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and when he bought out interests of some of the heirs, it had been considered that the interest of each of the eleven children of Jeremiah Rice in all the lands was one-eleventh. It is clear from the evidence that it was so understood by all the parties in interest until it was disclosed by the abstracter, in making an abstract, that the patent title to the eighty acres was never in Jeremiah Rice, but was in Massey Rice, his first wife; but there was no evidence whatever that the complainants in the bill of review, who were also parties to the partition suit, --one of them, Alexander Z. Rice, the principal owner, being complainant in that suit,-used any diligence what. ever to ascertain the true state of the title to that land. Questions of estoppel and other defenses set up by the appellants have been urged in addition to complainants' lack of diligence, but as the latter is a sufficient defense we do not find it necessary to consider any other.
It must be presumed that parties interested in land and seeking its partition among them, will make, or cause to be made, an examination of the title, in order that the court may render a proper decree, and it is not sufficient to show, in support of their bill for a review of the proceedings and the correction of the decree because of newly discovered matter, that they were ignorant of the title. The bill properly alleged that they could not have discovered the new matter by reasonable diligence. This necessary allegation should have been supported by proof. If the facts were such that the allegation could not be proved because the title to the land was a matter of public record open to the inspection of every one, the rule would not be changed or rendered inappli. cable, but only the fact made apparent that there was a failure to exercise reasonable diligence in the examination of the title. Such an examination prior to the partition proceedings would have disclosed the same title in' Massey Rice now asserted in the bill of review. A bill of review based on newly discovered evidence is designed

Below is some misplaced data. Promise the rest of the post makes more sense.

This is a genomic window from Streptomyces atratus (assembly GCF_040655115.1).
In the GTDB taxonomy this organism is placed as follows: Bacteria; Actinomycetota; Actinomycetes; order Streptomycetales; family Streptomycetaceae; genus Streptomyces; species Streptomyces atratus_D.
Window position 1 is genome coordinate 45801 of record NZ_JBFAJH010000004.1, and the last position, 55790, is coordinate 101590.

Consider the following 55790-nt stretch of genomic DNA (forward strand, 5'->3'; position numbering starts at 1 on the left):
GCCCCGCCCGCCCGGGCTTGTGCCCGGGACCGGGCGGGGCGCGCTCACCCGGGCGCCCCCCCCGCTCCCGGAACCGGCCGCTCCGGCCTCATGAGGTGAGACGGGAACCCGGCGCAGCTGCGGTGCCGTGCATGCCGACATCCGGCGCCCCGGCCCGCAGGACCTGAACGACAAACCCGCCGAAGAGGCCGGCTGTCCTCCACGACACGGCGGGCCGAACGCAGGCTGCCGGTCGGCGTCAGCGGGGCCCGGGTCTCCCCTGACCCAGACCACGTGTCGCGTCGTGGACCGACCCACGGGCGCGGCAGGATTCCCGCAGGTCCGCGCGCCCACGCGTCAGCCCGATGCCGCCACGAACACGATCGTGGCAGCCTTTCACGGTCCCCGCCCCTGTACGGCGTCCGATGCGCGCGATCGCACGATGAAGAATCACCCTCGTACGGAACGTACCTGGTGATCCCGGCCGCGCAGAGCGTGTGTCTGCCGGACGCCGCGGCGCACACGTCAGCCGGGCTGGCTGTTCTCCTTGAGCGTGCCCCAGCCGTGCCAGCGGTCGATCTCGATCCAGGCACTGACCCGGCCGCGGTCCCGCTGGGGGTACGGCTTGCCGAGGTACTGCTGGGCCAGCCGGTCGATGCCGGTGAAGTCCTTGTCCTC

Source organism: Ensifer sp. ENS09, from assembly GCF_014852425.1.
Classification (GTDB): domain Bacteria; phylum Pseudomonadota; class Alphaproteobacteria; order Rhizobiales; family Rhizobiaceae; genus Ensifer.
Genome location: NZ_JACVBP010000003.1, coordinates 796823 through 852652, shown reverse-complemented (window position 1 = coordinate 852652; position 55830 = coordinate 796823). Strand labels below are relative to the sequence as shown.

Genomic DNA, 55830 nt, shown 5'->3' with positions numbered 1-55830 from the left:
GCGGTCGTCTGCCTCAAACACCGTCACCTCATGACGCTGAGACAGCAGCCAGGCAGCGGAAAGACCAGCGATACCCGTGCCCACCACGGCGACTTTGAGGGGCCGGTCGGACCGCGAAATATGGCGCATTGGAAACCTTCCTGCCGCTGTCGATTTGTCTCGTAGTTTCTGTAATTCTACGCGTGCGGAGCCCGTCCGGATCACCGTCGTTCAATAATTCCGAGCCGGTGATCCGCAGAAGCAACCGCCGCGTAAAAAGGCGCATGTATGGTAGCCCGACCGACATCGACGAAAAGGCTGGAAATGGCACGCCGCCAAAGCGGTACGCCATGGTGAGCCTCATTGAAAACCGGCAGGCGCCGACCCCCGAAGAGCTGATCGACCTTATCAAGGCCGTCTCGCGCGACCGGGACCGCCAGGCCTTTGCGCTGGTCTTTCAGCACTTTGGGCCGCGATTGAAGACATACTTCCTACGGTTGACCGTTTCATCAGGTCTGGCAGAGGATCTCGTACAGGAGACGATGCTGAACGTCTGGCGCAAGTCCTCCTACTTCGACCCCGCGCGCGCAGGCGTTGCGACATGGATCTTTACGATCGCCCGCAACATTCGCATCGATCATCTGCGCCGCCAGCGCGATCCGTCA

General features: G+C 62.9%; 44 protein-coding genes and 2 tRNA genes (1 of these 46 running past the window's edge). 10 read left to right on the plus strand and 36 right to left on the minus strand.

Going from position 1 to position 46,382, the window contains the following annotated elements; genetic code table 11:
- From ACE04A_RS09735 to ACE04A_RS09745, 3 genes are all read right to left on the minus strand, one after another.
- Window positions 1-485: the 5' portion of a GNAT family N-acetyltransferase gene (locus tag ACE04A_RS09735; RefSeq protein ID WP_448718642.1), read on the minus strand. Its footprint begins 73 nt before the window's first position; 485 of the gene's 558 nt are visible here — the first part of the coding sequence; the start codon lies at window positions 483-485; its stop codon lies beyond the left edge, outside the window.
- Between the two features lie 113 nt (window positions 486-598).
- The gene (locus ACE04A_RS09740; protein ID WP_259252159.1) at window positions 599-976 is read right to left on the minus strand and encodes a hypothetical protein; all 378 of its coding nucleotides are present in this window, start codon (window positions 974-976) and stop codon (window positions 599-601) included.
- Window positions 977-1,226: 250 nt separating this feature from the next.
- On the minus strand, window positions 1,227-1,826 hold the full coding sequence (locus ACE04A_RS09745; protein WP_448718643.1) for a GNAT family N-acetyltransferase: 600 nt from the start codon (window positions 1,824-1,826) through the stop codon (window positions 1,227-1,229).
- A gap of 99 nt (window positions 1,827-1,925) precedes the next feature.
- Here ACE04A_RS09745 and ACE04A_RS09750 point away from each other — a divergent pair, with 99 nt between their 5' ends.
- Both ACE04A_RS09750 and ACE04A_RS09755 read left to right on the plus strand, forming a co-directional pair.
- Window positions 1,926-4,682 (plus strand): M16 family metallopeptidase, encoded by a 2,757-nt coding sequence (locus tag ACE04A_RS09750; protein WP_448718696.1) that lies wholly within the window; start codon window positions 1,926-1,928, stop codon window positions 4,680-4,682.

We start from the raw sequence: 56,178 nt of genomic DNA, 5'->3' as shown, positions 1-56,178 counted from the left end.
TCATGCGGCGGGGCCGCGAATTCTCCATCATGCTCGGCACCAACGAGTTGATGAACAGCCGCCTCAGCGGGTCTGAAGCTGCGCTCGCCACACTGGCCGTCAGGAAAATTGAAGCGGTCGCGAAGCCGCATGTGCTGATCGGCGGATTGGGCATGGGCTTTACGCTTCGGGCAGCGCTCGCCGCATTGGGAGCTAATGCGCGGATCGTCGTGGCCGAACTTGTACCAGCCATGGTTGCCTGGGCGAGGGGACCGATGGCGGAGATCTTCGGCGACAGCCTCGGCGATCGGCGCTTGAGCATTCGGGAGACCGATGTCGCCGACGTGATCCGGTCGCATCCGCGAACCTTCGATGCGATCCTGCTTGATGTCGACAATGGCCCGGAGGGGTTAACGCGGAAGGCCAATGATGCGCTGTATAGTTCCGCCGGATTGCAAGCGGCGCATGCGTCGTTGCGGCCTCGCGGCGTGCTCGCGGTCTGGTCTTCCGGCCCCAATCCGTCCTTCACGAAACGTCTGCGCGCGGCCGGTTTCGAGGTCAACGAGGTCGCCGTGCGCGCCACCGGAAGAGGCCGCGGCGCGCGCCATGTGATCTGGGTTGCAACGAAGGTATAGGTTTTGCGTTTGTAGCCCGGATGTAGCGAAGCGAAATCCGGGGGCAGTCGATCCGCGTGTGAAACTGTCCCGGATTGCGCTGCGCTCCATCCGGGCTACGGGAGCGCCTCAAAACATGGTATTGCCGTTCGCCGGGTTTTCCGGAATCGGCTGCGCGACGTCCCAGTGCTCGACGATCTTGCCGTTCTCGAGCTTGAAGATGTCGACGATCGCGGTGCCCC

to accomplish the same purpose as a petition for a rehearing in chancery or a motion for a new trial at law. Such a petition or motion must, however, be filed or made during the term, while a bill of review is filed only after the term at which the decree was entered. (Elzas v. Elzas, 163 Ill. 160.) But diligence must be shown in either case. Not only must the matter be new, and sufficient to have produced a different decree from the one rendered, but it must be such that the party, by the use of reasonable diligence, could not have known of it before the hearing, so as to have produced it at that time. Boyden v. Reed, 55 Ill. 458; Washburn & Moen Manf. Co. v. Wire Fence Co. 119 id. 30; 3 Ency. of Pl. & Pr. 582.
It is also contended by appellants that the decree of partition was essentially a consent decree, and that a bill of review will not lie to correct or change a consent decree. (Cox v. Lynn, 138 Ill. 195; Flagler v. Crow, 40 id. 414.) The rule contended for is undoubtedly correct, but we need not consider whether the former decree can be said to have been entered by consent. True, the principal party in interest and one of the complainants in the bill of review was one of the two complainants in the partition suit, and asked the court in that case to make the decree which was made and which he now asks the court to change and correct. But it is sufficient to dispose of the bill, that the complainants failed to exercise such reasonable diligence as would have disclosed the true state of the title.
The court below properly decided that the notes and mortgage set up by the interpleader and cross-bill were barred. They had been due and nothing paid on them, nor any promise to pay, for upwards of eighteen years. But for the error pointed out the decree must be reversed and the cause remanded to the circuit court, with directions to dismiss the bill of review as well as the interpleader and cross-bill.
Reversed and remanded, with directions.
CHRISTOPHER COLUMBUS BUILDING AND LOAN Ass'n
192 128 d99a 1 86 192 128 100a 2157 100a 2158 192 128 d199 2212
JOSEPH KRIETE et al.
Opinion filed October 24, 1901.
1. LOAN ASSOCIATIONS-when an association is not estopped to deny liability for deposits. A loan association is not estopped to deny its liability for money deposited with its secretary by parties upon the understanding that the association would pay interest thereon, where the secretary was not authorized to receive the deposits nor held out as having such authority, and where the association did not receive the money nor any benefit therefrom, the secretary making no record thereof on the books of the association, but keeping a private account of the deposits and paying interest in cash or by private check up to the time when he absconded.